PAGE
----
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Tight market threatens industry’s safety

Sean Ryan
sean.ryan@dailyreporter.com

Safety is taking a back seat to price in 2009 as contractors cut costs to stay alive in a market often ruled by low bids.

“That poses probably one of the biggest challenges we have,” said Gert Grohmann, education director for the Associated General Contractors of Greater Milwaukee, “because the tighter things get economically and the tighter the bidding becomes, the tighter it is to spend time on safety.”

The trend threatens to reverse positive strides in the national construction industry, which last year slashed the number of worker fatalities on private projects. In 2008, 969 construction workers died on private projects in the U.S., a 20 percent drop from the 1,204 deaths in 2007, according to a U.S. Bureau of Labor Statistics report (PDF) released Thursday.

The improvement, Grohmann said, stemmed from fewer projects in 2008 and construction company safety programs that focused on common causes of fatal injuries. Private owners over the years also placed more safety requirements on contracts, he said.

But safety programs could feel the pinch as low bids replace negotiated contracts on private work, he said.
Some contractors, though, resist the temptation.

“That’s where some contractors will cut corners on safety,” said Kevin Sandkuhler, safety director for Hunzinger Construction Co., Brookfield.

Hunzinger worked only on negotiated contracts about five years ago, but now about 40 percent of the company’s private-sector work is competitive, low-bid projects, he said. So Sandkuhler teaches Hunzinger’s job superintendents to do safety inspections on projects to eliminate the bidding cost of a full-time safety manager.

If the company’s safety program would remove the company from competition for a project, Hunzinger simply avoids bidding on the project, he said.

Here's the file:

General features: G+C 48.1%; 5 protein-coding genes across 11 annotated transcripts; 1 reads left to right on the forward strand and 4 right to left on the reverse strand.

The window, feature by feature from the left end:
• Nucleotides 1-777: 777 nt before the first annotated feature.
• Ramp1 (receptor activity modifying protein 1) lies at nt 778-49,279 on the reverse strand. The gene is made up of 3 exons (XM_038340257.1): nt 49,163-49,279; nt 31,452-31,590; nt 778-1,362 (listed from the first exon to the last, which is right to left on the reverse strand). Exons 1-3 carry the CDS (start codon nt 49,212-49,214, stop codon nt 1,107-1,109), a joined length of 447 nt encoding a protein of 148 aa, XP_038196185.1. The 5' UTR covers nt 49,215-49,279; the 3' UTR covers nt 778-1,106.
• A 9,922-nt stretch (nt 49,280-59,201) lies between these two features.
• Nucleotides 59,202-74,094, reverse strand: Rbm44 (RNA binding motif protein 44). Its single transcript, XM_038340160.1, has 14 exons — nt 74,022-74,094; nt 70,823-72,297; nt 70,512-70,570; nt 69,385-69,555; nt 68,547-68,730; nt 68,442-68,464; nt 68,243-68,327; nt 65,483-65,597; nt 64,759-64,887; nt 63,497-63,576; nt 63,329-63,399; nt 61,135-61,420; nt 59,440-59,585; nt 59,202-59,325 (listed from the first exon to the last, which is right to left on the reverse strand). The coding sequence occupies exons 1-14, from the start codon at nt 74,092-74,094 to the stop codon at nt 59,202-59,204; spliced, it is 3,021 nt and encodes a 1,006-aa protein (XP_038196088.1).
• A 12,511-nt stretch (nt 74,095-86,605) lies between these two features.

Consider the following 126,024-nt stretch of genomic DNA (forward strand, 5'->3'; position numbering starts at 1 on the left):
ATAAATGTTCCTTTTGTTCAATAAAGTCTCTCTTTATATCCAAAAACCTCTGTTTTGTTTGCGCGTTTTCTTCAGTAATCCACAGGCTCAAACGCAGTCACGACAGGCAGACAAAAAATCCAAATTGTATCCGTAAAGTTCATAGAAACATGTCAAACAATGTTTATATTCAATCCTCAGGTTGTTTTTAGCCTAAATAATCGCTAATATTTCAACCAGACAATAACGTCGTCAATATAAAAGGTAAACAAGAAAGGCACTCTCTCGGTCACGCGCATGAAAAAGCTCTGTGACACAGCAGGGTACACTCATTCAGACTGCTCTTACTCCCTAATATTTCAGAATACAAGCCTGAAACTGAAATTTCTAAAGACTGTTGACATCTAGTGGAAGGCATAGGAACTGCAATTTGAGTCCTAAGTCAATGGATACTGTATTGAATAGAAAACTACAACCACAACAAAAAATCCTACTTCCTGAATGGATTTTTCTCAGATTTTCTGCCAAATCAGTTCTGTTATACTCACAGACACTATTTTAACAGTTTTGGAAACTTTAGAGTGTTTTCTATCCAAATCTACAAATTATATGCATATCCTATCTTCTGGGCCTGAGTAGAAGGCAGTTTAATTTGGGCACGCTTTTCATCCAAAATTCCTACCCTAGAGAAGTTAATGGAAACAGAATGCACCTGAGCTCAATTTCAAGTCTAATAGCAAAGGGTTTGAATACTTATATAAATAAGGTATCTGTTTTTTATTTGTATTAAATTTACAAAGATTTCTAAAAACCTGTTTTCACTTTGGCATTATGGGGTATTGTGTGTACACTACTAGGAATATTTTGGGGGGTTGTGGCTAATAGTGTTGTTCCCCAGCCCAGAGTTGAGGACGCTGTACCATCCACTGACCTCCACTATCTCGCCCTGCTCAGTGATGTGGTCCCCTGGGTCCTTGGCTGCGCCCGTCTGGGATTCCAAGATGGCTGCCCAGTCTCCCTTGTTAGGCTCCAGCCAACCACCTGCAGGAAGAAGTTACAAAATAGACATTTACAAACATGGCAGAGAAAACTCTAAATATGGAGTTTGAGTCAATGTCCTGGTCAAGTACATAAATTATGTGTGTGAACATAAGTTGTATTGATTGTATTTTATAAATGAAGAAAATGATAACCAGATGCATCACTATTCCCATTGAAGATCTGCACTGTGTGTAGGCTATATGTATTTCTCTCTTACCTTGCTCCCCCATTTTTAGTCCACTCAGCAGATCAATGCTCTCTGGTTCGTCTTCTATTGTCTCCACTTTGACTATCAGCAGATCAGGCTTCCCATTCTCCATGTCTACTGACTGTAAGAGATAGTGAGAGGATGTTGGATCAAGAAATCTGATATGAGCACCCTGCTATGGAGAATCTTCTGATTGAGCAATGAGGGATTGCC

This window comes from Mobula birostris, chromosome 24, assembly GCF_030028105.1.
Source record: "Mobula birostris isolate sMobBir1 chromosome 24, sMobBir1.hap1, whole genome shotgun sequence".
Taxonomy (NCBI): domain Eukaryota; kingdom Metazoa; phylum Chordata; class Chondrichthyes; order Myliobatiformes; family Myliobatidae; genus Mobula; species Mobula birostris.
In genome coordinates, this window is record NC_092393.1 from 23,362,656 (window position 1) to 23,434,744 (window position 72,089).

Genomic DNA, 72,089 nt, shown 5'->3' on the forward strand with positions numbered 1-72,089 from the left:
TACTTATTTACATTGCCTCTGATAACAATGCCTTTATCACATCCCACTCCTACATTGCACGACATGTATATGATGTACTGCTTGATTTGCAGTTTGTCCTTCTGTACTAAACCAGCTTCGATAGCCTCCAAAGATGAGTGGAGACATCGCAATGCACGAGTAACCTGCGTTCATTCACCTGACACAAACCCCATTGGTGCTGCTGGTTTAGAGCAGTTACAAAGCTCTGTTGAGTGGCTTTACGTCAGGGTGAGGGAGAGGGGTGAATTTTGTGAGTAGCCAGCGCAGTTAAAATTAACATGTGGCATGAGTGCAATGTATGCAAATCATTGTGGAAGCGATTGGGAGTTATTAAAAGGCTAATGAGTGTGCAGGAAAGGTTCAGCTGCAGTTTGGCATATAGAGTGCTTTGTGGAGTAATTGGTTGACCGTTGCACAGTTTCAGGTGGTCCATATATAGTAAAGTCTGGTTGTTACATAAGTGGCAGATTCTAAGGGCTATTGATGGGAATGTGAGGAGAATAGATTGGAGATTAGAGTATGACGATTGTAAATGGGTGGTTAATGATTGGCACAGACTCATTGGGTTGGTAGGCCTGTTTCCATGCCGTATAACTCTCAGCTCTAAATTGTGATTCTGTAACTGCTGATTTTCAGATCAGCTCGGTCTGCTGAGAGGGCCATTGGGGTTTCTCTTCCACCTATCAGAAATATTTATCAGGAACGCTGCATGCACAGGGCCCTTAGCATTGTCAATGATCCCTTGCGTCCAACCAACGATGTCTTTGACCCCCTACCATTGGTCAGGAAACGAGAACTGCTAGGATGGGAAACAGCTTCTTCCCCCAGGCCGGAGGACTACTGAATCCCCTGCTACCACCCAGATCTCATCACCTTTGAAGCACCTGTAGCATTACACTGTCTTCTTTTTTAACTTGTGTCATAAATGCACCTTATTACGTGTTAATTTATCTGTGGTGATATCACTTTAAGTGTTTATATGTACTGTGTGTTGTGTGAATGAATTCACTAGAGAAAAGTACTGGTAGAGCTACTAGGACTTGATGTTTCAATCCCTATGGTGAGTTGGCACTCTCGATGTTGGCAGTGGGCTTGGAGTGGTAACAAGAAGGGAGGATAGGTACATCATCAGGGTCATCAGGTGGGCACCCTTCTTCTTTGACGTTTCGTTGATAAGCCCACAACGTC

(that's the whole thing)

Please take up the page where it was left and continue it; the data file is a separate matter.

Safety gets short shrift when owners consider only price when awarding contracts, Grohmann said. Good safety programs prevent extra expenses after a project begins but do not lower bidding prices, he said.

But some owners still set safety requirements when seeking low bids for contracts, and in those cases, it works against builders with meager safety programs, said Bruce Goranson, safety director for VJS Construction Services Inc., Pewaukee.

“I think the contractors that have a high priority of safety are able to bid lower because they know how to do it,” he said.

VJS uses the same policies regardless of whether owners have safety rules on contracts, and the contractor only hires subcontractors that satisfy thresholds for workers’ compensation experience modification rates and Occupational Safety and Health Administration history.

“We always want to work with an owner that has safety as a high priority,” Goranson said. “That just makes the process better.

“But, because of the economy, we have to go after everything. We’re not going to negotiate safety out.”

Grohmann said it is difficult forecast 2009’s fatality rates, but the final tally could reflect the cuts some businesses make in a competitive market.

“I think,” he said, “that you will continue to see the tension between the investment in safety and really tight bottom lines.”

One comment

  1. To use a couple of familiar quotes to show the problems that can arise when safety is cut back: “Pay me now or pay me later,” and “Penny wise and pound foolish.” Safety is not a cost. Safety is a cost control.

    In a tight money market, failure to control the costs of accidents and injuries will greatly exceed the cost of an effective safety program managed by competent safety management.

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